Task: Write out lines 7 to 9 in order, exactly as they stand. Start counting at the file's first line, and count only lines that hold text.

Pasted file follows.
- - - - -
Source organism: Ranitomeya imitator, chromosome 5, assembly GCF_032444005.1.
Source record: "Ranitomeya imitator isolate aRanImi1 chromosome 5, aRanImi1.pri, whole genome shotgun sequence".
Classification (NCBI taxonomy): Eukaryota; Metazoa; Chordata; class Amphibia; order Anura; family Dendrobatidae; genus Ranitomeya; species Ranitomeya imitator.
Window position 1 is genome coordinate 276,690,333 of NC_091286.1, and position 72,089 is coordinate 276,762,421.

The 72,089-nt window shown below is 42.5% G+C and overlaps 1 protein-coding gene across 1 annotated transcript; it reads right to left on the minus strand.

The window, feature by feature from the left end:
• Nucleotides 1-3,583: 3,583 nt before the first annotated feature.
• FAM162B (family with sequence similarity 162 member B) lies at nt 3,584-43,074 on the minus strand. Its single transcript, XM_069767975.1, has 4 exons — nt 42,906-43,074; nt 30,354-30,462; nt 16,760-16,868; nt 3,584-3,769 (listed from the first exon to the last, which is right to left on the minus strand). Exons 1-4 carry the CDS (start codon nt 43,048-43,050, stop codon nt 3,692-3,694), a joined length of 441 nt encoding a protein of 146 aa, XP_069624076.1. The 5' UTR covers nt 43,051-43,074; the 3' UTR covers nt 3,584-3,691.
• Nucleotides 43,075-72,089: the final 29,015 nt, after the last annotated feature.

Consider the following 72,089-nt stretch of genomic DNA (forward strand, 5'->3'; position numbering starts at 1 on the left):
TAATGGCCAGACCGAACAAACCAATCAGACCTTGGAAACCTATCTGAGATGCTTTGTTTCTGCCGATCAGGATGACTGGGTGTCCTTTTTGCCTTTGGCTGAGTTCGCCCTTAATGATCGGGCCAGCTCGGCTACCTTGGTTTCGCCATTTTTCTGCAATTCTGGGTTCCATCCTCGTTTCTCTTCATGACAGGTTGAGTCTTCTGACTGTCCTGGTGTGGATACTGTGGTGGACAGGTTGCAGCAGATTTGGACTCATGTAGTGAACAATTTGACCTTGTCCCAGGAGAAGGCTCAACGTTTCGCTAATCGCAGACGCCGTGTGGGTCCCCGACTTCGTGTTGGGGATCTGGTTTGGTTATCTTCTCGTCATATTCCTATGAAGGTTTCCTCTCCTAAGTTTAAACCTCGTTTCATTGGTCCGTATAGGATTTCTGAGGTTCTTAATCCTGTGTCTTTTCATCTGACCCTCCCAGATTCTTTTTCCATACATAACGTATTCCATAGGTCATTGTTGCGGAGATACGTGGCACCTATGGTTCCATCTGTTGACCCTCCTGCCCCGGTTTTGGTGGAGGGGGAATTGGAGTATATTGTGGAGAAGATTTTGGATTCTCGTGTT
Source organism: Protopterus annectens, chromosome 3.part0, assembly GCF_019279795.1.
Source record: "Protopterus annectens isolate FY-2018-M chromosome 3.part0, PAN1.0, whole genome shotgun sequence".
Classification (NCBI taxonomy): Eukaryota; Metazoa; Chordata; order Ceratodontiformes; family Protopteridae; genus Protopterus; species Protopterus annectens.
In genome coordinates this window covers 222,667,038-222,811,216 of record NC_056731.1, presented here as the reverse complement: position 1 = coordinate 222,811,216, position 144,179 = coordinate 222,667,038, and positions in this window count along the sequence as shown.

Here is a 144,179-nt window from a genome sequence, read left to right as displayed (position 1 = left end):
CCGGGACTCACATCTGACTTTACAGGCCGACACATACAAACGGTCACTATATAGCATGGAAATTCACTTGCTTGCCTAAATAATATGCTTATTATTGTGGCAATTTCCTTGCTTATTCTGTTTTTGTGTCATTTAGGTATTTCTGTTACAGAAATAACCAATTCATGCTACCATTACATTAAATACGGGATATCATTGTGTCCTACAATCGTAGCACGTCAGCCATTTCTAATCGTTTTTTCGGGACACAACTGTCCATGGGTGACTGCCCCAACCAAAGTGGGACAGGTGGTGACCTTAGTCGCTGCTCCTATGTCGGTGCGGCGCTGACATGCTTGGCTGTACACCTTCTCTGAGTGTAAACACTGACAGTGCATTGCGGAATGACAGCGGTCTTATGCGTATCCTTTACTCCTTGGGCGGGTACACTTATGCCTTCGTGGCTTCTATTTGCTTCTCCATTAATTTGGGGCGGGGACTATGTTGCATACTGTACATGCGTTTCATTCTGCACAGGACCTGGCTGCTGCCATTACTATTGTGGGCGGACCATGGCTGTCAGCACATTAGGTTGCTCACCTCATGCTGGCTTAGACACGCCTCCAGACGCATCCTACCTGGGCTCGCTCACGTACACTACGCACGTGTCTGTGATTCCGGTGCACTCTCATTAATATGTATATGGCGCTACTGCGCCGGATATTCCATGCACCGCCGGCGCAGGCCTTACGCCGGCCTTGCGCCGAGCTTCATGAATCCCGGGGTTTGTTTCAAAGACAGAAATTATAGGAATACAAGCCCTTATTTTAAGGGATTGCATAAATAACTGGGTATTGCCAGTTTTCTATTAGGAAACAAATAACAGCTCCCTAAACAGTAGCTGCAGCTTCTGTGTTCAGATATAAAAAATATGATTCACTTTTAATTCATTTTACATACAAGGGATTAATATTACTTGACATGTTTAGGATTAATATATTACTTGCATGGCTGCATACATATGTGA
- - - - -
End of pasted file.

• Nucleotides 1-3,583: 3,583 nt before the first annotated feature.
• FAM162B (family with sequence similarity 162 member B) lies at nt 3,584-43,074 on the minus strand. Its single transcript, XM_069767975.1, has 4 exons — nt 42,906-43,074; nt 30,354-30,462; nt 16,760-16,868; nt 3,584-3,769 (listed from the first exon to the last, which is right to left on the minus strand). Exons 1-4 carry the CDS (start codon nt 43,048-43,050, stop codon nt 3,692-3,694), a joined length of 441 nt encoding a protein of 146 aa, XP_069624076.1. The 5' UTR covers nt 43,051-43,074; the 3' UTR covers nt 3,584-3,691.
• Nucleotides 43,075-72,089: the final 29,015 nt, after the last annotated feature.